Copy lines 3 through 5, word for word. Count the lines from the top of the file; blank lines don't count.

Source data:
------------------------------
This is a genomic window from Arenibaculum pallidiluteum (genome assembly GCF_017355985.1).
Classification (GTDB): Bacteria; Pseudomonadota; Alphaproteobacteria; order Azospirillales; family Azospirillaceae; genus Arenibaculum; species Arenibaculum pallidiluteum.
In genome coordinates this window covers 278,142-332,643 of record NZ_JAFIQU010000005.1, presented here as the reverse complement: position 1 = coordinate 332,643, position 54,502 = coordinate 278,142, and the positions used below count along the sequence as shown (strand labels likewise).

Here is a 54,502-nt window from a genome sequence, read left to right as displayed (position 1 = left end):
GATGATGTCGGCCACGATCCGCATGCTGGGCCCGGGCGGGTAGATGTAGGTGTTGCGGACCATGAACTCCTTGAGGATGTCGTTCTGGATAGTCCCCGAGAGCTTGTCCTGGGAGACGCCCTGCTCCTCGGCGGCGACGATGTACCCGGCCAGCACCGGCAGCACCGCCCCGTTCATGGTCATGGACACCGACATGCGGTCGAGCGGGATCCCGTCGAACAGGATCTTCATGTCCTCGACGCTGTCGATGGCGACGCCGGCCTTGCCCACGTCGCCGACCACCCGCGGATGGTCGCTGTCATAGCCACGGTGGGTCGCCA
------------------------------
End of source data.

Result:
In genome coordinates this window covers 278,142-332,643 of record NZ_JAFIQU010000005.1, presented here as the reverse complement: position 1 = coordinate 332,643, position 54,502 = coordinate 278,142, and the positions used below count along the sequence as shown (strand labels likewise).

Here is a 54,502-nt window from a genome sequence, read left to right as displayed (position 1 = left end):
GATGATGTCGGCCACGATCCGCATGCTGGGCCCGGGCGGGTAGATGTAGGTGTTGCGGACCATGAACTCCTTGAGGATGTCGTTCTGGATAGTCCCCGAGAGCTTGTCCTGGGAGACGCCCTGCTCCTCGGCGGCGACGATGTACCCGGCCAGCACCGGCAGCACCGCCCCGTTCATGGTCATGGACACCGACATGCGGTCGAGCGGGATCCCGTCGAACAGGATCTTCATGTCCTCGACGCTGTCGATGGCGACGCCGGCCTTGCCCACGTCGCCGACCACCCGCGGATGGTCGCTGTCATAGCCACGGTGGGTCGCCA